• Train your employees not to send CUI via email
  • Provide your employees with an approved process to transmit CUI that does not require an email
  • Inform your customers and partners not to send CUI via email (e.g., include a note in your company standard email signature)
  • Establish a procedure to remove CUI if found in an email

With these or similar steps in place, your email system could be identified as a Contractor Risk Managed Asset and would not be required to meet all 110 CMMC controls.

Contractor risk managed assets must be documented in the system security plan (SSP), including contractor defined controls in place to protect those assets and prevent their use with CUI.

CMMC assessment status: Contactor risk managed assets are NOT assessed against the 110 CMMC practices, although spot checks may be necessary if questions about asset exposure to CUI are raised.

 

Specialty Assets

These are “assets that may or may not process, store, or transmit CUI”. They include: GFE, IoT devices, operational technology (OT), restricted information systems, and test equipment. They must be documented in the SSP, where you identify these items and categorize them as specialized assets.

Examples include your network connected factory equipment, a networked smart TV in the conference room, an office thermostat that is network enabled, or a laptop running a government furnished application that has unique configuration requirements.

CMMC assessment status: Specialty assets are not assessed against the 110 CMMC practices.

 

Out of Scope Assets

These are “assets that cannot process, store, or transmit CUI”. They include all assets that are physically separated from CUI assets (for example, in a separate building or facility), and all assets that are logically separated from CUI assets (via a firewall, flow controlling VLANs, etc.).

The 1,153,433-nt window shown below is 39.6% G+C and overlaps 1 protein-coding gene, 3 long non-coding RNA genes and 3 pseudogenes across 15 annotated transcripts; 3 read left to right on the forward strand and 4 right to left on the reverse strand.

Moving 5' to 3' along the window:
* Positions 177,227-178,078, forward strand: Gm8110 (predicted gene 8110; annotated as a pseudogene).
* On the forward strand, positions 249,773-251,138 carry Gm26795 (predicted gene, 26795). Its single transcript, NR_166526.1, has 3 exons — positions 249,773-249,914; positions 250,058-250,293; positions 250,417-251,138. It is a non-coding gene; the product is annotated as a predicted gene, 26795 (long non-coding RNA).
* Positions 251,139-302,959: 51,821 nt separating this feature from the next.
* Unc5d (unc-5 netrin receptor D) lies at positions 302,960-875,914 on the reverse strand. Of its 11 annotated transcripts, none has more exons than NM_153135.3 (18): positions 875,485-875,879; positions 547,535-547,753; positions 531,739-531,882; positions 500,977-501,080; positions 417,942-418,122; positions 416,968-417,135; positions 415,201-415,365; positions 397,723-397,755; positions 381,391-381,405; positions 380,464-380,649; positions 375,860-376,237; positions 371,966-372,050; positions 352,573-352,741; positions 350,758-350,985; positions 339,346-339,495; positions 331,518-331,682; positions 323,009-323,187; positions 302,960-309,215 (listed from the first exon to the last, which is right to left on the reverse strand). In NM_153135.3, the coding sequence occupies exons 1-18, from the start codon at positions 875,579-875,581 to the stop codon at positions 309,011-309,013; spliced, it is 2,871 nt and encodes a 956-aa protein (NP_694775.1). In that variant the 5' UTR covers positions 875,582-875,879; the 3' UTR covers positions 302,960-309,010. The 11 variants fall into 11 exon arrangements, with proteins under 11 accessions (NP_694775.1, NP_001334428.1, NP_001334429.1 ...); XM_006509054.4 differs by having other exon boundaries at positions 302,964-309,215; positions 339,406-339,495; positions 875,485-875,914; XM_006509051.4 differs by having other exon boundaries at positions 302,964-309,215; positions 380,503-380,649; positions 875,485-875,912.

CMMC assessment status: Out of scope assets are not assessed against CMMC practices.

 

Steps to Consider

As you move toward your assessment, it might make sense to take these actions.

 

  • Separate business units that do not need access to CUI. If you have different business units, one that deals with DoD contracts and another that deals with commercial contracts, separate those businesses and the resources they use so employees working for the commercial business unit do not have physical or logical access to CUI assets. If you take that step, individuals without access to CUI do not have to follow all of the controls for a CMMC assessment.
  • Separate functional departments that do not need access to CUI. Perhaps your finance and HR departments don’t generally access your engineering content. If this is the case, even if they have common resources like a timekeeping application, you can separate those functions and separate the resources that they have access to so that they don’t have access to CUI. Therefore these departments can go outside the scope of your assessment.
  • Place specialized assets on separate network segment(s). Even though specialized assets like your IoT devices, factory equipment, or QA lab testing equipment are outside the scope of an assessment, keeping them on a separate network makes it easier for the assessor to identify that separation and verify that those assets are indeed out of scope. Note that anything you can do to make things easier for your assessor will boost your probability of success.
  • Implement an enclave to separate the CUI work flows from the rest of the organization. Every business is different. If the number of people who actually work with CUI on a regular basis is relatively limited, but they have a lot of contact with other individuals, you could put that small segment of the work product into an enclave either on your own network or in the cloud. By wrapping an envelope around that information and those workflows, you reduce the impact on the rest of your organization while still protecting the CUI.

 

If you have any questions about what is in scope or out of scope for your CMMC assessment, give us a call. We are experts in cybersecurity, understand the new mandates, and are here to help your organization succeed.  Join us at CMMC CON 2022 to hear CyberSheath SMEs speak on the topic of preparing for your CMMC assessment with a focus on scoping.